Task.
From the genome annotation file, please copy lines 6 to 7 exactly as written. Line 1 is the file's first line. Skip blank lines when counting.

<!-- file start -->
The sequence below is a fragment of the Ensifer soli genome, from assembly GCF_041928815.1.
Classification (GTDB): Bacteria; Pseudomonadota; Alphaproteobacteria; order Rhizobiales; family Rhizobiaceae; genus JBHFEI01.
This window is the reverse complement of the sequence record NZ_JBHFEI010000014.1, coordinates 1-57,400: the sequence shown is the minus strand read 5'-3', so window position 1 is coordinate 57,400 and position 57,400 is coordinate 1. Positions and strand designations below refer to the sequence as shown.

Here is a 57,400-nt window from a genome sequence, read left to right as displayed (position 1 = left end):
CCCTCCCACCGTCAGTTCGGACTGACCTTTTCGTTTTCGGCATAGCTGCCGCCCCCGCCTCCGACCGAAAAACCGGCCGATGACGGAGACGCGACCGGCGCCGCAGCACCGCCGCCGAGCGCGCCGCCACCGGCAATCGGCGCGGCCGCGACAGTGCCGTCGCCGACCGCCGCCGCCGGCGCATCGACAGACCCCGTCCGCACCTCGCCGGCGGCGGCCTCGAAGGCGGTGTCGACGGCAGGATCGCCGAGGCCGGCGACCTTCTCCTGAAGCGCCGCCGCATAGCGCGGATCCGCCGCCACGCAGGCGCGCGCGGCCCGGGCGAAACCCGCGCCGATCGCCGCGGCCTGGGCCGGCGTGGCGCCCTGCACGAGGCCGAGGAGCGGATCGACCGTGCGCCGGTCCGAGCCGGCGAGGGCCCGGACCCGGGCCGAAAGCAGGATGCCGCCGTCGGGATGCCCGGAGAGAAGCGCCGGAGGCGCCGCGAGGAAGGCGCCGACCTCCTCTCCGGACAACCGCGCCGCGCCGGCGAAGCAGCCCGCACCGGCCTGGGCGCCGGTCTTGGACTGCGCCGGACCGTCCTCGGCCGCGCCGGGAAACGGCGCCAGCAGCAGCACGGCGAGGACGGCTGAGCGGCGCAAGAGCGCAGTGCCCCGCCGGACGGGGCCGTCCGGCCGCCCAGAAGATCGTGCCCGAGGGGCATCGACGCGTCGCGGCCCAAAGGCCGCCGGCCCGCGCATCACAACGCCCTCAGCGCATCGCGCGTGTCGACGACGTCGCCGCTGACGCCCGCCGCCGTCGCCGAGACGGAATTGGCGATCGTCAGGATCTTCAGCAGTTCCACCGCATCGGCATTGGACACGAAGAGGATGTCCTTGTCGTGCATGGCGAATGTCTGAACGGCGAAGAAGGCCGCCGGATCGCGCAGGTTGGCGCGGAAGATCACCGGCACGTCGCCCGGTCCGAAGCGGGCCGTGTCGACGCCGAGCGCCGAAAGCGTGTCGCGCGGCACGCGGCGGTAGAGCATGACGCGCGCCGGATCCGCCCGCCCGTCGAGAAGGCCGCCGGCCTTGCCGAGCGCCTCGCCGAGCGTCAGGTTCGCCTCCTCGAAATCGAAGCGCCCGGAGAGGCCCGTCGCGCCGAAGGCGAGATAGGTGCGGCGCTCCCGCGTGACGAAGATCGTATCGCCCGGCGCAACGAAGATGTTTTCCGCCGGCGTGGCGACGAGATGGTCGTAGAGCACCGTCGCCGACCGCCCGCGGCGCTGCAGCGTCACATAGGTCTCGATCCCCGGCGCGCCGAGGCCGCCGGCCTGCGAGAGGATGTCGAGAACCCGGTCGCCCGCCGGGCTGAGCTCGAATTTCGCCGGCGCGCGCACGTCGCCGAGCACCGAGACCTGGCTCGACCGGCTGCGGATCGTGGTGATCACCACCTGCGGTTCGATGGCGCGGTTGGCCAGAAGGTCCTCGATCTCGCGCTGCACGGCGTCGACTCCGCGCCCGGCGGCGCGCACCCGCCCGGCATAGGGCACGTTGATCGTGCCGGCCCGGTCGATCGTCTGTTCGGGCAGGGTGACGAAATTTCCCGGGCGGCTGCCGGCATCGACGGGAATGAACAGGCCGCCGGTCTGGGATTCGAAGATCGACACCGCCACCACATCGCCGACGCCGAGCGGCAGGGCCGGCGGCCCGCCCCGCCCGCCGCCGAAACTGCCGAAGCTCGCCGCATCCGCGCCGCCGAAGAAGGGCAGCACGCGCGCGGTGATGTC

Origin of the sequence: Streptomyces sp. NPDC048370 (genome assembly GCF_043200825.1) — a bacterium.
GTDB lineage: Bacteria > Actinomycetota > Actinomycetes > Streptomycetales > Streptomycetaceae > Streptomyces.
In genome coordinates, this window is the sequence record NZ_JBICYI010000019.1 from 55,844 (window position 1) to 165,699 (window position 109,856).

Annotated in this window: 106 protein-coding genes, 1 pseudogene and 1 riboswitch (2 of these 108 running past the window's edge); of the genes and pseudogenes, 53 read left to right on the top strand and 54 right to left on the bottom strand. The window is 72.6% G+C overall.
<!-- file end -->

Origin of the sequence: Streptomyces sp. NPDC048370 (genome assembly GCF_043200825.1) — a bacterium.
GTDB lineage: Bacteria > Actinomycetota > Actinomycetes > Streptomycetales > Streptomycetaceae > Streptomyces.